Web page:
While he may describe the creative process as fun, Ramirez obviously has inherited a deep-rooted passion—one that will continue to drive him well into the future. “I’m not going to be so afraid to take risks in the future, like I have been in the past. I’ve been so stressed and concerned with every detail, but I learned to let that go. Let’s just have fun. Let’s get weird. I’ve never felt that way about my work. I still respect my older stuff, but I just didn’t want to be afraid anymore. That’s what I learned on this one.”
Gio Chamba is a musical duo from Houston Texas, consisting of guitarist & singer Giovanny Alejandro and percussionist Coffee Guzman. Their live shows are as dynamic as their music in that they span many genres and moods. They are musical chameleons, blending in and connecting effortlessly with music fans of all kinds.
2015-16 were great years for them, as they performed along acts such as Natalia Lafourcade twice, Los Lonely Boys, Deltatron, Dengue Dengue Dengue, Ozomatli, Las Cafeteras, Making Movies, Hurray for the Riff Raff, and The Suffers, to name a few.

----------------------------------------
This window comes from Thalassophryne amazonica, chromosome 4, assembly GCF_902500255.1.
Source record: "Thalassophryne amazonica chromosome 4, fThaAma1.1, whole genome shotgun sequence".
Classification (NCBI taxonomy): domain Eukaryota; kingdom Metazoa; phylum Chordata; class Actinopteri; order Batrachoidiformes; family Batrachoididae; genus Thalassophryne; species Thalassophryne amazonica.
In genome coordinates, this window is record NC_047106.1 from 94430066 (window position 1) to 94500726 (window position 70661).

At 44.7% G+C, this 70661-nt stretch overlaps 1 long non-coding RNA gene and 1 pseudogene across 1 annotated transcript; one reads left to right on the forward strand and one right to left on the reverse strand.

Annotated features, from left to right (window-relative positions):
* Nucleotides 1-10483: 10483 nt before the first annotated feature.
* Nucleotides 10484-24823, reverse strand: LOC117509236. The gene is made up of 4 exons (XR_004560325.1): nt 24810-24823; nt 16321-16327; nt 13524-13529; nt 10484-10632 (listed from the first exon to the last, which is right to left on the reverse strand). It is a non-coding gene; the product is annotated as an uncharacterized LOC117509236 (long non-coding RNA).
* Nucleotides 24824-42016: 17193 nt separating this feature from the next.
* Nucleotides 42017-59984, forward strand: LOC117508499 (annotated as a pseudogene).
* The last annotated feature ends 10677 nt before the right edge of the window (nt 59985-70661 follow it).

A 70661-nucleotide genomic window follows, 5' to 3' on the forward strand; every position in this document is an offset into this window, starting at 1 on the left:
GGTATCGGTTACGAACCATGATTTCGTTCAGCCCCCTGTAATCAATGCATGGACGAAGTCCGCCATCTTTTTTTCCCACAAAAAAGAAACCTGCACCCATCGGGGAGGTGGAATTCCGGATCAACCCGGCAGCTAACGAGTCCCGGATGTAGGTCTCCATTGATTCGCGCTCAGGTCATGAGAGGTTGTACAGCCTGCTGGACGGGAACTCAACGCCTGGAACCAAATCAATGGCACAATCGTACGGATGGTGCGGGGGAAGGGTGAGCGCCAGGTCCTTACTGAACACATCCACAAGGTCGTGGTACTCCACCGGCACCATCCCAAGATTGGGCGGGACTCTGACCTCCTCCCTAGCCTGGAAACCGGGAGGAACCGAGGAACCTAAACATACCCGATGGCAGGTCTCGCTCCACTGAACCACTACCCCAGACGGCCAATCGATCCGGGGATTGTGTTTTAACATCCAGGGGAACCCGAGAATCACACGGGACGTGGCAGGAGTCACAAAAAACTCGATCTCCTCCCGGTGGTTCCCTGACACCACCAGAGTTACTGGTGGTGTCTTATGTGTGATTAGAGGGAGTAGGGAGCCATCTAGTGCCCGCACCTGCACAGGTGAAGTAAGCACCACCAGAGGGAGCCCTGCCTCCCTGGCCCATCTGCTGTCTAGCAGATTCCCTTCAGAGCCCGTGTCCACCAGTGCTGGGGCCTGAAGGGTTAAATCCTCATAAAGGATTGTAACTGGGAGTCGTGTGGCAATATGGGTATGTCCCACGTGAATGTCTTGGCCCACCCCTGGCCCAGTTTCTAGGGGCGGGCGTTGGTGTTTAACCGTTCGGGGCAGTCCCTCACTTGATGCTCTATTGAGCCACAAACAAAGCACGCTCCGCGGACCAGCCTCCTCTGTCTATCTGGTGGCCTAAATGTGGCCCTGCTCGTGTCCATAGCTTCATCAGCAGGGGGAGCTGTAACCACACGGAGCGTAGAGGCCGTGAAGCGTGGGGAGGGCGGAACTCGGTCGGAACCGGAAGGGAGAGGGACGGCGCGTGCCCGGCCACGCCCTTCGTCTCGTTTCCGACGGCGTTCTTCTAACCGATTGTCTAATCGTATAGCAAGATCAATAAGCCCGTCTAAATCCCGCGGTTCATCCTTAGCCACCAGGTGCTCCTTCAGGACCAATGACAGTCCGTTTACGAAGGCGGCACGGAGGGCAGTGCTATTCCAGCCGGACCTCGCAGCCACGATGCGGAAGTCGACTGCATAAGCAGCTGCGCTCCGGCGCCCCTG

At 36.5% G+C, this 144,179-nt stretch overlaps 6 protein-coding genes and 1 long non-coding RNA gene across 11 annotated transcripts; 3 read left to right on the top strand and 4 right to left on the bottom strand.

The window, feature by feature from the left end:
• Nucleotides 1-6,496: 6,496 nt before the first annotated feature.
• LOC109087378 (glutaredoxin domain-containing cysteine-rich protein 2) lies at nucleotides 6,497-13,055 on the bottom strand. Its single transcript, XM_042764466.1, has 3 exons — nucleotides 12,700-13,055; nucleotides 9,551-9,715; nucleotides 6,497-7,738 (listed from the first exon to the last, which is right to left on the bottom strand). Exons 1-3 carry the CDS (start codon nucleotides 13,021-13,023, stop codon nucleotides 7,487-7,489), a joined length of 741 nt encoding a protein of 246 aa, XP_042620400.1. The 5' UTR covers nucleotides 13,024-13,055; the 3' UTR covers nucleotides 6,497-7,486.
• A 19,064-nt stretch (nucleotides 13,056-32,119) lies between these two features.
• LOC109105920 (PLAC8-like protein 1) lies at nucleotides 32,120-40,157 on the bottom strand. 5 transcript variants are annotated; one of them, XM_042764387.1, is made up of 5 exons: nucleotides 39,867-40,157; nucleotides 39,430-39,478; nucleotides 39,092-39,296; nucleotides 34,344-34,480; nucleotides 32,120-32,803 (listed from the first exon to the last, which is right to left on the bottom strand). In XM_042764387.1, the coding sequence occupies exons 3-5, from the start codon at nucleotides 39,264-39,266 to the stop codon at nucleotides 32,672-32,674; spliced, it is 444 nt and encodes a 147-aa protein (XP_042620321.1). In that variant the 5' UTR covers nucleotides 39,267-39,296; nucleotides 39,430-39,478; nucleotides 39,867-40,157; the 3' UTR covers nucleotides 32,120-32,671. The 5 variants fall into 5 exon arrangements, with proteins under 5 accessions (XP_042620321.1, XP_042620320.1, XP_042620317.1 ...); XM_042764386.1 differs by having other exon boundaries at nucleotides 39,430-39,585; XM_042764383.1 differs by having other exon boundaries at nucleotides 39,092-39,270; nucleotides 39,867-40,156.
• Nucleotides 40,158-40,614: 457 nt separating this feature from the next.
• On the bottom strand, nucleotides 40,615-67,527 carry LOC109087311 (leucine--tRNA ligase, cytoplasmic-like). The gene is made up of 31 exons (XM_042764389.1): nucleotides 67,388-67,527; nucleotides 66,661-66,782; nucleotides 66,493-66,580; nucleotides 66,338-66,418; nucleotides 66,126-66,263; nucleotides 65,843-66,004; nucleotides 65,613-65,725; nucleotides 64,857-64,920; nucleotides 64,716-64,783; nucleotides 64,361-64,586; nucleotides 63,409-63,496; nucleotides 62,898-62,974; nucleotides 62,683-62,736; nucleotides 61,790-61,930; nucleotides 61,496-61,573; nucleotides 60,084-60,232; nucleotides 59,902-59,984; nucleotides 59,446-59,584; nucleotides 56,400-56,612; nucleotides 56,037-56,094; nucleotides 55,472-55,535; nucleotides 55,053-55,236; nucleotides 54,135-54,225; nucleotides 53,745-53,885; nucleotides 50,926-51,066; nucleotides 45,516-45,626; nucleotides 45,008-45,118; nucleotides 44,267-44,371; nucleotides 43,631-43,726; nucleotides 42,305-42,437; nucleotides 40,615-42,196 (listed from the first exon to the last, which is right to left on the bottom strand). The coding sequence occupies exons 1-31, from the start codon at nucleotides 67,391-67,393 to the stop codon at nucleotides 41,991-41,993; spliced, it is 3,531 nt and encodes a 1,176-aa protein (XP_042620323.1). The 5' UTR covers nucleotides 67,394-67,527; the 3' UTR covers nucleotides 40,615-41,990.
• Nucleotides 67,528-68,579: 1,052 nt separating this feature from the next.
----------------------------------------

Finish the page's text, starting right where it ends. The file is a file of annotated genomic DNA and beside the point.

They kicked off 2017 with a Super Bowl Live performance in downtown Houston and have released their first single “High Rider” in late February, along with an official music video for it. They also released another single called “Flamin’ Hot Chido”, which featured Corpus Christi producer, Principe Q, with a music video to go along with it. They released their first album as a duo, entitled “TEJAS”, on August 4th, 2017.
Blending live and electronic dance performanances all in one, they are the only Houston based artists who bring an array of genres together to deliver some original, tropical fusion that will make even the most introverted listener/attendee find a groove. Chamba’s music is a wave of diversity with an overall message of love, peace and acceptance.